60% of the time, the Fed's forecasts work everytime.
On today's “Macro Overlay,” Hedgeye CEO Keith McCullough takes a deeper look at the tickers currently on our Investing Ideas list.
Takeaway: Join us for a call with Dr. James Miller, recent Undersecretary of Defense for Policy, on the choices facing the next President.
The next President will face huge defense policy issues as soon as he/she is sworn in on January 20: how to deal with Russia, China and ISIS, the split between defense and non-defense discretionary spending and massive recapitization bills for the nuclear triad as well as conventional forces. Priorities will be established early and choices must be made. Both campaigns have already begun thinking about these decisions. We announce the first of a series of calls prior to the election on this theme.
Join us in an important call with Dr. James Miller, someone who has "been there and done that" and is in the know when dealing with all of these topics. Dr. Miller will illluminate what he considers to be the top three issues and then take questions from listeners.
As Under Secretary of Defense for Policy from May 2012 to January 2014, Dr. Miller served as the principal civilian advisor to the Secretary of Defense on strategy, policy, and operations. He served as Principal Deputy Under Secretary of Defense for Policy, from April 2009 to May 2012. For his accomplishments, he was awarded the Department of Defense’s highest civilian award, the Medal for Distinguished Public Service four times, twice by Secretary Gates, and by Secretaries Panetta and Hagel. He also received the Chairman of the Joint Chiefs of Staff’s Joint Distinguished Civilian Award.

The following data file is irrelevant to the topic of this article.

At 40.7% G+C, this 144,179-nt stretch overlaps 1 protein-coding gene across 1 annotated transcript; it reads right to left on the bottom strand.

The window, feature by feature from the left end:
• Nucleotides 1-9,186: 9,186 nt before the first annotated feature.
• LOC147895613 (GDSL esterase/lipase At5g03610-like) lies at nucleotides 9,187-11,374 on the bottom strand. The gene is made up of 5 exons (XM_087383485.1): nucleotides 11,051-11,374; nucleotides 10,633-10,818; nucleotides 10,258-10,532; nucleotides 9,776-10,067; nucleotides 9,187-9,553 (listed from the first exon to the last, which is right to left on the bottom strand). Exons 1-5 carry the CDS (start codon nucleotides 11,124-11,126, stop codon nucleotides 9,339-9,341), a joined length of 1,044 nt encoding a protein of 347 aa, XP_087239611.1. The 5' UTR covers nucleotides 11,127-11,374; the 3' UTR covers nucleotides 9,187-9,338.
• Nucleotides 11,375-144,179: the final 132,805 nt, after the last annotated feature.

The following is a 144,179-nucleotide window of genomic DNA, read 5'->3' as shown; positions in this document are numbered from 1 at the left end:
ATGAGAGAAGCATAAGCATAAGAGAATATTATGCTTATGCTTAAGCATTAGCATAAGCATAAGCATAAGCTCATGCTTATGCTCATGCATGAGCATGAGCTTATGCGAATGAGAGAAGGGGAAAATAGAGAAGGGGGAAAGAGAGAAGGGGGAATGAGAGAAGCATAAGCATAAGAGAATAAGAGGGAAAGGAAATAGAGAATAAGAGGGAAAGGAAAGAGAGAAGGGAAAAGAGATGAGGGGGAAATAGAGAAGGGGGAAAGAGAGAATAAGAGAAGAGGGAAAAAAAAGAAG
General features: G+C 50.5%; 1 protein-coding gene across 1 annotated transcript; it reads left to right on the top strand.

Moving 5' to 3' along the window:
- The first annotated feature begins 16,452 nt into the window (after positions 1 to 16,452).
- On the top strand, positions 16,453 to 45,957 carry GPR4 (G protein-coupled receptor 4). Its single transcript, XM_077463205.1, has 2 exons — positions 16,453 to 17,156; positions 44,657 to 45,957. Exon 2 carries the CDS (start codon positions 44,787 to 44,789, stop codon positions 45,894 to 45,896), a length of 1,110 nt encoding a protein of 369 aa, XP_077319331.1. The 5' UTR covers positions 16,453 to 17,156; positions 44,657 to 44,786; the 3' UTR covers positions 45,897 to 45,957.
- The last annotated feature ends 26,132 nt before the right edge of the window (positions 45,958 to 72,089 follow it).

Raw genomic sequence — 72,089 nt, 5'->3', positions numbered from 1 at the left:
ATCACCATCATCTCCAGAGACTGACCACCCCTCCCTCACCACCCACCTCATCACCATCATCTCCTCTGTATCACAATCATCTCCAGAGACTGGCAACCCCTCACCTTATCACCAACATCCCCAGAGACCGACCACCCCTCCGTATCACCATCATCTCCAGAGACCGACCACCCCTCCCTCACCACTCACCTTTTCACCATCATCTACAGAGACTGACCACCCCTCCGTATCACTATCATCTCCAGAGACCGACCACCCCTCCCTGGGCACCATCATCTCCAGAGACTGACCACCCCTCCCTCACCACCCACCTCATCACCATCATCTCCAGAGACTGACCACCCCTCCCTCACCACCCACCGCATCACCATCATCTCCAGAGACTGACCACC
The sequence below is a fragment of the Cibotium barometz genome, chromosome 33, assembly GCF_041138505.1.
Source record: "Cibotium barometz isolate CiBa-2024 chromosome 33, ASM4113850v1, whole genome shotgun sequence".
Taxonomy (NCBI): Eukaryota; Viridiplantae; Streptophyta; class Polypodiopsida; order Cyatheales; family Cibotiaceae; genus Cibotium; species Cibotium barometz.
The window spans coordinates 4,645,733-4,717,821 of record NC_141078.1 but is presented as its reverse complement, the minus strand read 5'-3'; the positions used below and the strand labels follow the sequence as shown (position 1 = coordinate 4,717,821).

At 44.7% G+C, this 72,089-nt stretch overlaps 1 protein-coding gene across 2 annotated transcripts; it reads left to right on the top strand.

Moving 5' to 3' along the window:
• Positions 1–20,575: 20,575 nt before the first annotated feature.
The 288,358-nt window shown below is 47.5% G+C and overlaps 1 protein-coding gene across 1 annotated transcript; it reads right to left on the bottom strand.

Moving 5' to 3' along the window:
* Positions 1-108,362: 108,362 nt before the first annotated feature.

Dr. Miller is President of Adaptive Strategies, LLC, which provides consulting to private sector clients on strategy development and implementation, international engagement, and technology issues. He serves on the Board of Directors for the Atlantic Council, and on the Board of Advisors for the Center for a New American Security and Endgame, Inc. He is a member of the International Institute for Strategic Studies, and the Department of Defense Science Board.
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Takeaway: North Korea's nuclear test makes the commander-in-chief question in the campaign real.
Editor's Note: The note below was written by Hedgeye Potomac Research Senior Defense Policy Advisor LtGen Emerson "Emo" Gardner USMC Ret. For more info on our institutional research email email@example.com.